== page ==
Dancing Away The Stickiness
Posted by terrepruitt on February 12, 2015
More often than not in my Nia classes we have a physical focus. A focus and an intent in an exercise class is not easy for some people. So having a focus that is physical seems, for many, to be easier than a focus that is not. I know I have mentioned this before because I know I have talked about focuses before. Today, as always, I asked my class if “they had anything”. Usually someone comes up with a physical thing . . . sore neck, tight hamstrings, aching back, tight shoulders . . . ya know, something physical. Today someone said, “Unstuck.” I had overheard her mention something about being “stuck” while I was getting ready to teach, and I thought that would be a great focus, but I wasn’t sure how to do that. So I said, “Yeah, I heard you mention that, but I am not sure how to do that.” Someone else piped in about being stuck, too. And I laughed and commented that if I knew how to get “unstuck” I wouldn’t ever be stuck. And the “stuck” we were talking about was a feeling of being stuck either in an emotion or a situation or just the feeling of being stuck! So we focused on getting “unstuck”.
The person that originally mentioned feeling stuck was happy to hear that others sometimes felt that way. That is something I learned about feelings they are like questions . . . if one person has it (the feeling or the question) there is at least one other person that does too. There are no stupid feelings. Now, I do believe there are no stupid feelings, but I will admit to being guilty of thinking and sometimes even saying that as a knee-jerk reaction to someone I love saying something I think of as not nice about themselves. If one were to say, “I feel ugly.” “I feel like a bad person.” My automatic reaction is “that’s stupid you aren’t . . . ” But if they FEEL that way that is not stupid. So I am still learning to curb that reaction. But I digress . . . back to getting unstuck.
As I said, I wasn’t sure how to dance “unstuck”. I wasn’t sure how to make that a focus, but then I decided . . . . because I believe . . . that sometimes just thinking about it can help things move along. So my thoughts were that if you were feeling stuck, just acknowledging it and moving with it could be enough to unstick it. Or it could be enough to think of an idea on how to “unstick” it. Or it could just open you up to an idea that is going to come later. Just all types of stuff. We agreed that dancing with the focus of getting unstuck and the intent of being open to that and whatever it meant and however we could achieve that would be our focus and intent for the class.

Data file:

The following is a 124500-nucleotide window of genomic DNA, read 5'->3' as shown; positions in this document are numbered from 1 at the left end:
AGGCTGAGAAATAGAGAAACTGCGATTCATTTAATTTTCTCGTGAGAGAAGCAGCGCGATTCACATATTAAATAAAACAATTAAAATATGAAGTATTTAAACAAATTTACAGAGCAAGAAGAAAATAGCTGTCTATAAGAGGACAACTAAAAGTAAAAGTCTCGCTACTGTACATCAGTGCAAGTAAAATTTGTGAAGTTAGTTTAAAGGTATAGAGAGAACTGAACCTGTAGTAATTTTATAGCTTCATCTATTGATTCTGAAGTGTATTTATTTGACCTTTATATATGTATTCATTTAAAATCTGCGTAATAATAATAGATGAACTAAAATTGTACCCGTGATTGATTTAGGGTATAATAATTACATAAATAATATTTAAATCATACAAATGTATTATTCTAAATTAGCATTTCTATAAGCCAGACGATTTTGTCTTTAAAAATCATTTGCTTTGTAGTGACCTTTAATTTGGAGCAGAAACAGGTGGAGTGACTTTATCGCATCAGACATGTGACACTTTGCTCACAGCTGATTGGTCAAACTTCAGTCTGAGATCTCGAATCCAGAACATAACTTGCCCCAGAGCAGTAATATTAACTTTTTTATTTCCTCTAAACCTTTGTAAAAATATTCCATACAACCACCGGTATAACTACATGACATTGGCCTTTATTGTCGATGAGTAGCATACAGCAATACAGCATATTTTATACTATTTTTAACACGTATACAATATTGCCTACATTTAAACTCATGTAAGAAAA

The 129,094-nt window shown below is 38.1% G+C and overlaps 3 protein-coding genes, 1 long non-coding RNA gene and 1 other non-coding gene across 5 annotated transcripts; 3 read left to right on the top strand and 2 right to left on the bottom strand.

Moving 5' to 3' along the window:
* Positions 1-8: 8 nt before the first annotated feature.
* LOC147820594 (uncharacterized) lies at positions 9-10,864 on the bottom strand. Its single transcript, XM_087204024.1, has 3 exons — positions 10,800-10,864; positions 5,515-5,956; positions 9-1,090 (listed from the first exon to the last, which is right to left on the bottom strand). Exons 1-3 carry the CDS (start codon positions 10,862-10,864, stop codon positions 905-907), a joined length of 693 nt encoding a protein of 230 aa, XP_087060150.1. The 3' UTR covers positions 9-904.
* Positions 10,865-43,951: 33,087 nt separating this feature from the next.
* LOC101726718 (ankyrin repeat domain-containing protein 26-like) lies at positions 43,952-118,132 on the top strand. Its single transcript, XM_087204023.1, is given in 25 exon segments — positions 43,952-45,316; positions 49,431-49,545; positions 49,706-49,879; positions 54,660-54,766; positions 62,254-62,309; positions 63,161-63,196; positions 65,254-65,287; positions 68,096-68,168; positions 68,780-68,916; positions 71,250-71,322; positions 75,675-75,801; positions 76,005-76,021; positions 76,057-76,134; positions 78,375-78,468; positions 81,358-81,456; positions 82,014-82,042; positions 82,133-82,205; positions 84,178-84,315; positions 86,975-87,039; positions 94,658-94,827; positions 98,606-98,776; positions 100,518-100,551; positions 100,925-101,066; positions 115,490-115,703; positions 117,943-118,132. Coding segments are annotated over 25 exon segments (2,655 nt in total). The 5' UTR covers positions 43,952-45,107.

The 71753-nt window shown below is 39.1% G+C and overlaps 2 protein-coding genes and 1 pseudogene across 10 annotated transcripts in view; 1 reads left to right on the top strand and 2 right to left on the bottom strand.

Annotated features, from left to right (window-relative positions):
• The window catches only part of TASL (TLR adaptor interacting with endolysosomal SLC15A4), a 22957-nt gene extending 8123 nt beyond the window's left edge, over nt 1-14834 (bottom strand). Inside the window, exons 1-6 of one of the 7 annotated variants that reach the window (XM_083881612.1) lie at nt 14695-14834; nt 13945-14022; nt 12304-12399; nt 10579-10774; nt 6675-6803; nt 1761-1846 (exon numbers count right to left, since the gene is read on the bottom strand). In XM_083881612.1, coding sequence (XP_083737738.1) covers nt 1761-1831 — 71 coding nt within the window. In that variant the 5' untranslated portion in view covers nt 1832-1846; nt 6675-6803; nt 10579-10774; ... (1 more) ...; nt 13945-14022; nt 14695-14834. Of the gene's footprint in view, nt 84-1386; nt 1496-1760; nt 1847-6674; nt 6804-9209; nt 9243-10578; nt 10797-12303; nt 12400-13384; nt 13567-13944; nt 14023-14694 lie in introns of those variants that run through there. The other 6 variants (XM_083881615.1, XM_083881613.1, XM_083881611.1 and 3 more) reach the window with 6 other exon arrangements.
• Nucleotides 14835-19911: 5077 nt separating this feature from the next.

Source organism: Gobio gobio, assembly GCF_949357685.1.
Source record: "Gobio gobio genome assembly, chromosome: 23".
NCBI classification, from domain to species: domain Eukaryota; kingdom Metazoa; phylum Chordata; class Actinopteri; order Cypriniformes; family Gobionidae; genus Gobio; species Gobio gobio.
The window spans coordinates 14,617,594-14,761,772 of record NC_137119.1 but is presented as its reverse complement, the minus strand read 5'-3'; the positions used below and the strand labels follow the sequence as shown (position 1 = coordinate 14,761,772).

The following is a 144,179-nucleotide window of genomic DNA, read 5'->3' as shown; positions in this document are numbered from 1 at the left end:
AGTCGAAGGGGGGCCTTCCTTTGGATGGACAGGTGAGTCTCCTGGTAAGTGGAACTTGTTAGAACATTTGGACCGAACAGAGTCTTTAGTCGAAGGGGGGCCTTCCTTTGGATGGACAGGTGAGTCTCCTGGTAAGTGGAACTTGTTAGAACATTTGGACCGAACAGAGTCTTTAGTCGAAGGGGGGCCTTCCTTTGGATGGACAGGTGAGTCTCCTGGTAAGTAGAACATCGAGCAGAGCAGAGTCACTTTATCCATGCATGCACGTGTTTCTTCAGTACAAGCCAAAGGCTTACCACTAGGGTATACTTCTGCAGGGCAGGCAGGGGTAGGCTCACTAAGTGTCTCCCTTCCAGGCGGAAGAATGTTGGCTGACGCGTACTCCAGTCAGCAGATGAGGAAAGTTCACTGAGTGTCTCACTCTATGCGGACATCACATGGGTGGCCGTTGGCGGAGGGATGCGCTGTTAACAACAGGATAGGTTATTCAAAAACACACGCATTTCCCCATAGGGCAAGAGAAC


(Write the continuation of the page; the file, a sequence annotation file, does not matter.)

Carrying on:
One person mentioned not getting “too unstuck” which gave me the opportunity to remind people that we are dancing our own interpretation. When I suggest people move as if they are floating in water, everyone moves in their own way. They imagine their own “floating in water”. The same with getting “unstuck”. One can get as “unstuck” as they feel they need to be. The person that mentioned this left early so I didn’t get to delve into what she meant . . . because it could mean so many things.
After class, I actually felt better and a little less stuck. “Unstuck” could relate to letting go or being loose. It is one of those things that if you are feeling anything related and you focus on it with the intent of acknowledging it or relieving it, it can just happen.
For those that are challenged with focusing on things that are not strictly physical “unstuck” works for that because one could have a tight muscle that is “stuck”. Or a joint that might need some loosening because it feels “stuck”. So dancing to “unstick” is really a great focus.
I am always amazed at how my class comes up with such great things to focus on. I am further amazed at how so often what they come up with is something I am feeling the same need for. Getting “unstuck” is great.
Do you ever feel “stuck”? In what way? What do you do to get “unstuck”?